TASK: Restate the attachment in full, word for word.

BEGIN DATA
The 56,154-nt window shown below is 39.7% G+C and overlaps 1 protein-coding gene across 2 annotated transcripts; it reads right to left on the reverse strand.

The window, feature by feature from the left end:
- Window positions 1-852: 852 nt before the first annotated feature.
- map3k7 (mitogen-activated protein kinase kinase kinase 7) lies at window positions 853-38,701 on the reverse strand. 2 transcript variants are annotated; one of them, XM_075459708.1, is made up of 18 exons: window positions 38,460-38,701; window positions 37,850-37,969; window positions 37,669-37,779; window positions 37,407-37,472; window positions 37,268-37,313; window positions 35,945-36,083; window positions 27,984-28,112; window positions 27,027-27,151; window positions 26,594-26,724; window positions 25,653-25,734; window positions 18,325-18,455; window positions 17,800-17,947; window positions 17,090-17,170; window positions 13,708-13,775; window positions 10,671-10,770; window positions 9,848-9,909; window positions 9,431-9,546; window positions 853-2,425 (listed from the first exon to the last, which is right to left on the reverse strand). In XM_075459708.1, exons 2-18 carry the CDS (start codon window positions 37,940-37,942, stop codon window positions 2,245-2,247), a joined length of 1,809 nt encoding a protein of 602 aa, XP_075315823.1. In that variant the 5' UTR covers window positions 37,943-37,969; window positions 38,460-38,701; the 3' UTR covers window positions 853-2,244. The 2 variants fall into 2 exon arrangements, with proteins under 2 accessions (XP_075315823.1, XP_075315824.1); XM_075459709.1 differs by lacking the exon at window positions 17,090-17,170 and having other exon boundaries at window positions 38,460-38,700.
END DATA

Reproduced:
The 56,154-nt window shown below is 39.7% G+C and overlaps 1 protein-coding gene across 2 annotated transcripts; it reads right to left on the reverse strand.

The window, feature by feature from the left end:
- Window positions 1-852: 852 nt before the first annotated feature.
- map3k7 (mitogen-activated protein kinase kinase kinase 7) lies at window positions 853-38,701 on the reverse strand. 2 transcript variants are annotated; one of them, XM_075459708.1, is made up of 18 exons: window positions 38,460-38,701; window positions 37,850-37,969; window positions 37,669-37,779; window positions 37,407-37,472; window positions 37,268-37,313; window positions 35,945-36,083; window positions 27,984-28,112; window positions 27,027-27,151; window positions 26,594-26,724; window positions 25,653-25,734; window positions 18,325-18,455; window positions 17,800-17,947; window positions 17,090-17,170; window positions 13,708-13,775; window positions 10,671-10,770; window positions 9,848-9,909; window positions 9,431-9,546; window positions 853-2,425 (listed from the first exon to the last, which is right to left on the reverse strand). In XM_075459708.1, exons 2-18 carry the CDS (start codon window positions 37,940-37,942, stop codon window positions 2,245-2,247), a joined length of 1,809 nt encoding a protein of 602 aa, XP_075315823.1. In that variant the 5' UTR covers window positions 37,943-37,969; window positions 38,460-38,701; the 3' UTR covers window positions 853-2,244. The 2 variants fall into 2 exon arrangements, with proteins under 2 accessions (XP_075315823.1, XP_075315824.1); XM_075459709.1 differs by lacking the exon at window positions 17,090-17,170 and having other exon boundaries at window positions 38,460-38,700.